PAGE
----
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Definition: Internet Bubble
It is also called as dot-com boom, the Internet bubble or the information technology bubble. It is a speculative bubble during which stock market in the developed nations witnessed their equity value rise quickly from the growth in the Internet.
In the late 1990’s during the dotcom bubble, the equity market value grew rapidly with the Nasdaq index (technology dominated) rose from 1000 to 5000.
The latter half of the 1990’s was a boom and bust cycle. The internet bubble is generally referred to as the growth of the Internet which started with the advent of the World Wide Web.
Investors put a lot of money into internet startups of the 1990’s.They invested the money in the hope that they will become profitable in the long run. But soon they withdraw the money because of the fear of not being able to cash in the growth of the internet.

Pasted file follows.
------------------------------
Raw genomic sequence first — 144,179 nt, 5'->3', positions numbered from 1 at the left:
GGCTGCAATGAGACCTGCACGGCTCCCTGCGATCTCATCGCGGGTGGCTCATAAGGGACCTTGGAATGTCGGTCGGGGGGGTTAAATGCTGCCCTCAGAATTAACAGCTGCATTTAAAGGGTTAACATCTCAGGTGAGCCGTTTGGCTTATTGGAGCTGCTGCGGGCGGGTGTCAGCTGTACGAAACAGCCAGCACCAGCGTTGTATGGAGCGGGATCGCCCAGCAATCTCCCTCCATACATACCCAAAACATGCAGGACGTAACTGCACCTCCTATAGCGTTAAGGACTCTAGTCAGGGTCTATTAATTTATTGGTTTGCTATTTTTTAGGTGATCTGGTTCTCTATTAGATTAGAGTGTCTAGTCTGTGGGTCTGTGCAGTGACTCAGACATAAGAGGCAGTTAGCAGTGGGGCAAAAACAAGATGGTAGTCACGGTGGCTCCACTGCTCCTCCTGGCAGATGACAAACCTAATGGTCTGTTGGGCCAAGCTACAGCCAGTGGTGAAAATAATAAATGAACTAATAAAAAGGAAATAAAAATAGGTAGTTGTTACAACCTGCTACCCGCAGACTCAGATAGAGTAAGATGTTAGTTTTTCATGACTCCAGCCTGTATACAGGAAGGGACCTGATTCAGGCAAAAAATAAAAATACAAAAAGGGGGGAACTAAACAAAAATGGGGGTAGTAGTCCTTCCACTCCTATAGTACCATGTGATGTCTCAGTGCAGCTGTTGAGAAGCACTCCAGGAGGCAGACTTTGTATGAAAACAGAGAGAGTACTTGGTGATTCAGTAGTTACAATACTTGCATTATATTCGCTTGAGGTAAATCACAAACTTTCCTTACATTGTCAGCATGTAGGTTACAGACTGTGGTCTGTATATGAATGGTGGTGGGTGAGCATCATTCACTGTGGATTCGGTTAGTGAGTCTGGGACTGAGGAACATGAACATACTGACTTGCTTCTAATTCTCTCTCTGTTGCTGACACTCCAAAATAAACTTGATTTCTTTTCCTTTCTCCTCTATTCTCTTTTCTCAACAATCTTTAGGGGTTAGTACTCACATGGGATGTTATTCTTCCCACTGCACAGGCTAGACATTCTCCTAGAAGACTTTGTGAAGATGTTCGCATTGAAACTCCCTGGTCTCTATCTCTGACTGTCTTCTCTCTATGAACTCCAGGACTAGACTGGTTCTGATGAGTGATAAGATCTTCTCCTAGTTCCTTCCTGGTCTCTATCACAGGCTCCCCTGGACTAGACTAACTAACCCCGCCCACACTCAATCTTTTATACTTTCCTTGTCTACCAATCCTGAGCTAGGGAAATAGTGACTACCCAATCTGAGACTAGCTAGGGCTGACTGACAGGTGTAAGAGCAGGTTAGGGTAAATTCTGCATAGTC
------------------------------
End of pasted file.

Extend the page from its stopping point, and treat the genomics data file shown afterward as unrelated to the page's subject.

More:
A combination of quickly rising stock prices, the confidence of the market that the companies will be profitable in the future, individual speculations, and widely available venture capital created an atmosphere in which investors overlooked the traditional parameters, such as P/E ratio.
Finally the bubble collapsed in 1991-2001.There were companies that failed completely